Else I’m just a bloody minded misanthrope, so what should I expect?

New Office

Life Lessons

Summer Holidays

It’s high summer. Been on holidays. This means:

  • camping nearby in bush on the Yarra River through 3 days of 44° temperatures (we spent a lot of time sitting in the river)
  • having a toe nail painted with nail polish by ms 7 y.o.
  • buying a new rear wheel for my road bike
  • sweating and swearing as I put on a tubeless road tyre on my new tubeless rear wheel
  • breaking a chain on the bike
  • inventing generally unsuccessful ways to get mr 15 y.o. to stop skyping while gaming with friends forever
  • sweltering through two power blackouts on 44° days
  • learning more than I thought I ever could about how to keep a pool clean, water pumps, and water chemistry
    (though said pool remains murkier than it ought)
  • getting the gum leaves out of the guttering
  • getting the gum leaves out of the pool
  • getting the gum leaves off what I’ll call the bbq area
  • getting the gum leaves off the patio out front
  • learning that gum trees drop a lot of leaves, all the time
  • building lego with ms 7 y.o.
  • figuring out different ways of saying “maybe” to ms 7 y.o.s request for a ‘mystery club house’
  • worrying about what needs to be done for the year academically
  • worrying about what needs to be done for the year pedagogically

Yet More Ways I Get to Feel Old

Just needed to share that in Keynote I added a Vine clip as a background, scaled up to 800 x 800, plays automatically and loops. Text on top with dissolves in and out. Then over 30 seconds I zoom in 10x closer onto the video, then over 30 seconds back out again. Plays fine. Then I stuck it on my iPad and it still works.

F$*k me. When I started working in video 120 x 120 was the viable window size for online work. Maybe 12 fps. To have a little sliver of a screen in my hand that could do this. If you’d told me that back then. I really would not have believed you. Seriously.


Just spent 20 minutes trying to find where it was that I saw the ability to ‘curate’ your own highlights in Kindle on my iPad. All those things you highlight and bookmark and even comment on, I was in some Kindle app and saw you could toggle these to only show highlights, starred ones, comments. No joy. Google? No joy. Then realised it wasn’t there that I’d seen it, but on my laptop. Wrong Kindle client. I hardly ever read Kindle things on the laptop, just an odd moment of blindness where the porousness of things got forgotten. Of course my Kindle books and highlights are on the phone, iPad, laptop – anywhere the app as as service is. And of course there’s some changes in what each one can do. Except, bugger, iPad now lets you have highlight colours, desktop app doesn’t recognise these. And I can’t filter for the ‘starred’ highlighted sections. Seriously labour saving moment, this.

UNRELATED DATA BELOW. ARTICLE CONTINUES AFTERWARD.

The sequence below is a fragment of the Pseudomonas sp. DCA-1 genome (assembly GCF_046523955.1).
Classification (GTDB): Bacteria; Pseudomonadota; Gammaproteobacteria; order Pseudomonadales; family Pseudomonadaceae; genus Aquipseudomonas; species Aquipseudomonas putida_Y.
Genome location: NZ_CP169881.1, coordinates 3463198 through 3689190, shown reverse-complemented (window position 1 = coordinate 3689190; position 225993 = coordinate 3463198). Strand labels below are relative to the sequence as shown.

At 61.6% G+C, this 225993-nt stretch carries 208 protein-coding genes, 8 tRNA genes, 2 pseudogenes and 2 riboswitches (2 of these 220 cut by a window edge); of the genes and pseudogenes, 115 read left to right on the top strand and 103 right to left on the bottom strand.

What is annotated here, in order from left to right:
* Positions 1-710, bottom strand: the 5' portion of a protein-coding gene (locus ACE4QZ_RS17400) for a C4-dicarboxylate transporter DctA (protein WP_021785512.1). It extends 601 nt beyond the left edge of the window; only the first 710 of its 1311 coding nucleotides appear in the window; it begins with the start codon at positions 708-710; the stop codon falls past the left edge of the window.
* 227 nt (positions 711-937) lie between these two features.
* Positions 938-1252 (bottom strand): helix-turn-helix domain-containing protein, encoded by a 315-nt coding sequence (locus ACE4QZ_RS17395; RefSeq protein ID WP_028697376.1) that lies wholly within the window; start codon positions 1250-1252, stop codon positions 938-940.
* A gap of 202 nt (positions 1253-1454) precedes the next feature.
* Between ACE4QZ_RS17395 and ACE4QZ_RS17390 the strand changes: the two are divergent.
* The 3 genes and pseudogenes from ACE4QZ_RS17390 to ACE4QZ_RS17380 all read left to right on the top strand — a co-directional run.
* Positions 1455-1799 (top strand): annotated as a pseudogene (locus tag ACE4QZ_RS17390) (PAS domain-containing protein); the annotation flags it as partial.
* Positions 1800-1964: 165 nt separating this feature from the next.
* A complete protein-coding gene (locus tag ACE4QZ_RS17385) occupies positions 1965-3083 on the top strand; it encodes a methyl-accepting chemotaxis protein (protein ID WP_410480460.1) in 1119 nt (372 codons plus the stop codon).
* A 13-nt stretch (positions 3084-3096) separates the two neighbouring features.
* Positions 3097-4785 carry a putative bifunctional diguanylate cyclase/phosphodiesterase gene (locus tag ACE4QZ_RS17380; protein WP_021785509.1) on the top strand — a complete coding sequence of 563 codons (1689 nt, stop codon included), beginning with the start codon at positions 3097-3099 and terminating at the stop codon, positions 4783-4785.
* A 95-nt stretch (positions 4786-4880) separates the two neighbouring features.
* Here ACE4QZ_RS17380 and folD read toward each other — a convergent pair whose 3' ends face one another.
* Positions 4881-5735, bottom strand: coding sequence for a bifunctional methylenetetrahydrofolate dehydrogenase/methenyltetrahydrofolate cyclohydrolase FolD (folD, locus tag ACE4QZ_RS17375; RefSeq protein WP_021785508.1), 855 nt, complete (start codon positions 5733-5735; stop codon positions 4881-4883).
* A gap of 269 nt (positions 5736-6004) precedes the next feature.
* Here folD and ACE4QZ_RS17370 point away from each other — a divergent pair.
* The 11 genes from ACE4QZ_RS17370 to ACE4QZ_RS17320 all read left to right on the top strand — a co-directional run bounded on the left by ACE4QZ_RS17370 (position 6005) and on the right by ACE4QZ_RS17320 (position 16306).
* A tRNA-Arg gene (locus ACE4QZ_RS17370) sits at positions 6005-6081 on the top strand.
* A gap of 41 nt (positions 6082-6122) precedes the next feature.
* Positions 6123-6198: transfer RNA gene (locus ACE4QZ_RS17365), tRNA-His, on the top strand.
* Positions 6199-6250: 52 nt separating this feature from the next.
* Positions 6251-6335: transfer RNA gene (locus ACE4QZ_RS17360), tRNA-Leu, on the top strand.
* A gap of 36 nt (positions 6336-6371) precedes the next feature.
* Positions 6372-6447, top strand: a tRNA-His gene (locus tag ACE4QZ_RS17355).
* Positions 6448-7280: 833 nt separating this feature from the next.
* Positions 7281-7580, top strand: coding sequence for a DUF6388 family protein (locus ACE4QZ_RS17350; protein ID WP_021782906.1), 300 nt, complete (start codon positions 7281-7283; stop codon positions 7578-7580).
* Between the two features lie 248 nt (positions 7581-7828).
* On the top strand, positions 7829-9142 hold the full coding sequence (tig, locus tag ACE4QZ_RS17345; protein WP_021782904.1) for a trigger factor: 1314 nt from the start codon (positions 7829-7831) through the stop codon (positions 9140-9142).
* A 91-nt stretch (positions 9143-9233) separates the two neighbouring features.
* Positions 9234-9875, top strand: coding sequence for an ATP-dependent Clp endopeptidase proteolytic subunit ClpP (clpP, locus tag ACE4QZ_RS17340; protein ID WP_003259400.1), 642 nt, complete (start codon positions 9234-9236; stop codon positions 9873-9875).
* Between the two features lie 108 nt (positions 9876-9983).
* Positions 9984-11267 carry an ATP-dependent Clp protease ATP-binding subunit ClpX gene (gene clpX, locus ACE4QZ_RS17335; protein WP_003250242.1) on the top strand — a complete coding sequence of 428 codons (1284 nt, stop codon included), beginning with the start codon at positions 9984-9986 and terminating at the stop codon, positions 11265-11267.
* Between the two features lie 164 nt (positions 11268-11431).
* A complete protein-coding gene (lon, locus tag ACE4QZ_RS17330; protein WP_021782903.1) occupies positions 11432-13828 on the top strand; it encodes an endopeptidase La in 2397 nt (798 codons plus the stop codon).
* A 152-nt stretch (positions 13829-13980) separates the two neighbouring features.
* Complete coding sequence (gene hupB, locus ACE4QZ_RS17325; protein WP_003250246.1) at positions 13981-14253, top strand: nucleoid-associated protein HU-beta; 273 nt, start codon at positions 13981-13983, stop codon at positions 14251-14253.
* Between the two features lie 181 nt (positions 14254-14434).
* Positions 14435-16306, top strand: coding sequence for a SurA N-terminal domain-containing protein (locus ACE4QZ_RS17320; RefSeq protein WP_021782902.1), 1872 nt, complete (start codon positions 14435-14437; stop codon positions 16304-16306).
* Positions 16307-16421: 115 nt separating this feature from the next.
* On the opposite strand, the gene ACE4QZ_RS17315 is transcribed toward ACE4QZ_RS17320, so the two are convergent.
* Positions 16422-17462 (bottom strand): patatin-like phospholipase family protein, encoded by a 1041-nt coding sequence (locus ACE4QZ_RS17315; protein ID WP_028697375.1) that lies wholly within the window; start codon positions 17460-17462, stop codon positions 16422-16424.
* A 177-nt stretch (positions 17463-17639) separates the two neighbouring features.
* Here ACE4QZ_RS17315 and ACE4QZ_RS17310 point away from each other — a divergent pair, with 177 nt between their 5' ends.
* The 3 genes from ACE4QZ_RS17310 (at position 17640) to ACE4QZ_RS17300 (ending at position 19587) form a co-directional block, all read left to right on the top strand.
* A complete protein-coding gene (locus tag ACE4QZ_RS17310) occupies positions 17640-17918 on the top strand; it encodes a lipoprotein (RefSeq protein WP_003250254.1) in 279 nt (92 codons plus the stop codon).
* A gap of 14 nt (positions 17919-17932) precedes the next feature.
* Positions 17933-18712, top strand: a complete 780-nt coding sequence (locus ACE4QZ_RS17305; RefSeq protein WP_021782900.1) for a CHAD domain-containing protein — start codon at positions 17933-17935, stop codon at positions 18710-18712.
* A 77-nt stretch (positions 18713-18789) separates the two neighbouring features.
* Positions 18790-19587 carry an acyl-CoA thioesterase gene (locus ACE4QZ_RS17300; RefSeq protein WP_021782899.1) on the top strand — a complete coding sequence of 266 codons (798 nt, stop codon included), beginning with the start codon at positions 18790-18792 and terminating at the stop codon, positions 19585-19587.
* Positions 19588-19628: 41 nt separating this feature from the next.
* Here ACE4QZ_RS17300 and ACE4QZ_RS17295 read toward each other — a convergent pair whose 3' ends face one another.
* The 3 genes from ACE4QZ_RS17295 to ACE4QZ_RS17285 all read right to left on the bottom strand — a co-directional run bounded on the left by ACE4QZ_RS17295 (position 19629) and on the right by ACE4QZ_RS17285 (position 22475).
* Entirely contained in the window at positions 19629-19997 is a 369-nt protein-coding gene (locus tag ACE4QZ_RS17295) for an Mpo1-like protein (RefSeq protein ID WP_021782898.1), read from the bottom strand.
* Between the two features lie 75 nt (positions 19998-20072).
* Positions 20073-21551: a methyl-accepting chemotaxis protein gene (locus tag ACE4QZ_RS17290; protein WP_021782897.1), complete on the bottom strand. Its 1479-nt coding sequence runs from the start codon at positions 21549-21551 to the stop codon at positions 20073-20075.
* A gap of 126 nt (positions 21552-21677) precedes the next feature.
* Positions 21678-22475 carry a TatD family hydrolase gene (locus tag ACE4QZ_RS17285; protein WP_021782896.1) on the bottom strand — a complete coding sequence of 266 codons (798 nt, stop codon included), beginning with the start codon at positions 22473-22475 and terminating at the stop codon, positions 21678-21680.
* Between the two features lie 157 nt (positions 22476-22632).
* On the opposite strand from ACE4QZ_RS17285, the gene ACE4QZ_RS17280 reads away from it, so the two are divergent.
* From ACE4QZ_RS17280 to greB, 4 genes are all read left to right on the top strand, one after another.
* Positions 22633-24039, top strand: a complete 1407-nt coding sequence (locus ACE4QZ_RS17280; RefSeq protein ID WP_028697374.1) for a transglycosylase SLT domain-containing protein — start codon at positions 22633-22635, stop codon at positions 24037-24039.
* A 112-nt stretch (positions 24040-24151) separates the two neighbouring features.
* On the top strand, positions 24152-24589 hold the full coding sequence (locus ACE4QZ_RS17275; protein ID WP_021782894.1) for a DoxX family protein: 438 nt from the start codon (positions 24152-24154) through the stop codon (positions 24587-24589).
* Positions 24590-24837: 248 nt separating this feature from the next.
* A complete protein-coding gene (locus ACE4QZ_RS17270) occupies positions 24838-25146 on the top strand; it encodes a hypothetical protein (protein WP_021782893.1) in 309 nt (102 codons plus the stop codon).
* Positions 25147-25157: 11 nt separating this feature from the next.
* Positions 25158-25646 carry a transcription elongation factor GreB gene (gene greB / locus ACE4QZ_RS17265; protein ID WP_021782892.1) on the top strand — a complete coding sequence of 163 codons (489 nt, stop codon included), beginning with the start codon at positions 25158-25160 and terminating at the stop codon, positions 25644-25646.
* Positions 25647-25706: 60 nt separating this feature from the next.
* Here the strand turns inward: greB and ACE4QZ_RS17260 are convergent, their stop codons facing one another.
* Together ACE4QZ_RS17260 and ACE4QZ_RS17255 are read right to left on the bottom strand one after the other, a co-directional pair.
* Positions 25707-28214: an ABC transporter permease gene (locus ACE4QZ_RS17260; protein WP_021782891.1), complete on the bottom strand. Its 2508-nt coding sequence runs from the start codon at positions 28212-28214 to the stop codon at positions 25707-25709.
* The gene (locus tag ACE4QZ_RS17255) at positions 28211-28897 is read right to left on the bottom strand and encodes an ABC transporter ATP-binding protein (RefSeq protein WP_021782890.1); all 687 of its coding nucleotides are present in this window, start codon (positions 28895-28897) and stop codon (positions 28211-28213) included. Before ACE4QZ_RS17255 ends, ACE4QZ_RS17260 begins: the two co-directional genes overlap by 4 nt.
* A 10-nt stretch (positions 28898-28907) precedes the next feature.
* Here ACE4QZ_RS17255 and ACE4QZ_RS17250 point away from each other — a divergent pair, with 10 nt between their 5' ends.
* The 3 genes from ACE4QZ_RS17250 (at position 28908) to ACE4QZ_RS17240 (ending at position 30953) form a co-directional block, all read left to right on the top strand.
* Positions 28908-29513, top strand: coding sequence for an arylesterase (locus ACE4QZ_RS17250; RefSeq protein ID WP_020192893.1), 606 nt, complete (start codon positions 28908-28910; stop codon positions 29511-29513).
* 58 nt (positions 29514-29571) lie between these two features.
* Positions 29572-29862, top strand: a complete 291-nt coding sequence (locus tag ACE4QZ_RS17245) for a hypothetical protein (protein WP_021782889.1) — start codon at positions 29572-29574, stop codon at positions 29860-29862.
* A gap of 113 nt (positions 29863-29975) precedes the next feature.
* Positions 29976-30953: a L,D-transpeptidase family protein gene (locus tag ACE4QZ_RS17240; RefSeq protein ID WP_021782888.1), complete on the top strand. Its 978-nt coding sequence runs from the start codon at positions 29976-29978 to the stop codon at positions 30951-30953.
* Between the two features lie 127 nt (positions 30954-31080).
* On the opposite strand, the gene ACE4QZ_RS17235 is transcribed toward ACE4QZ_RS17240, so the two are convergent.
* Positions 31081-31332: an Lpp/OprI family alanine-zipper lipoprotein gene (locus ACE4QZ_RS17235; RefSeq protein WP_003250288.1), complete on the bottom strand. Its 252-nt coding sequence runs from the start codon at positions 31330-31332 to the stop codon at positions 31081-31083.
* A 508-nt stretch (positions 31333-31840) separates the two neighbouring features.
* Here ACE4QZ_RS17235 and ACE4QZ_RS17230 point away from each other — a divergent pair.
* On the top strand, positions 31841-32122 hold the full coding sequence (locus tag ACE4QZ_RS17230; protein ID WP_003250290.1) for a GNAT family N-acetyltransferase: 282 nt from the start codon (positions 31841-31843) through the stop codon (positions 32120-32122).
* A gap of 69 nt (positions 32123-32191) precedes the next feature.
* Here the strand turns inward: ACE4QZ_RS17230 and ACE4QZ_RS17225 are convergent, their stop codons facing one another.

Mail Pilot Public Beta

Mail Pilot is something I backed on Kickstarter. There’s some iOS clients, and now a desktop client just gone public beta. They originally outlined a way to do email that Mailbox also uses. Mailbox I think stole an early march with their very slick iOS client, but I’ve been beta testing through 7 early versions and things are getting pretty good. Still beta, so yeah, crashes sometimes, but this is a great way to approach email and as far as I can tell the only client that has desktop and iOS.

I get it for free as a kickstarted funder, no idea what they funding model is for everybody else, but worth a look:

Mail Pilot, aka Mail Pilot (and I still don’t like the colour scheme) and the Public Preview

Well, They’re Gone

Visible Evidence 2012 (Canberra). The website was Visible Evidence 2013 (that’s still this year), seems to have been One is now Japanese with information about loans, I”m assuming it’s some sort of SEO scam. The other is vacant. Not sure what it says about things when one of the major documentary conferences so misunderstands the deeper structure of the interwebs (if you buy a domain, you only own the name for as long as you pay for it, it’s more a lease really) that it fails to keep its own recent history, but I wouldn’t think whatever it says is very good.


Current Toolbox

Current go to toolbox, for my laptop:

  • Papers
  • Scrivener
  • Tinderbox
  • Zotero
  • Ecto
  • Chrome
  • Airmail
  • Photoshop
  • Snapz pro
  • iCal
  • QuickTime 7 Pro
  • Compressor
  • BBedit
  • Coda
  • Flux
  • iTunes
  • iPhoto
  • Evernote
  • RocketDocs
  • MAMP
  • Transmit
  • Feedly (well, OK, it’s a service)
  • Time Machine
  • Arq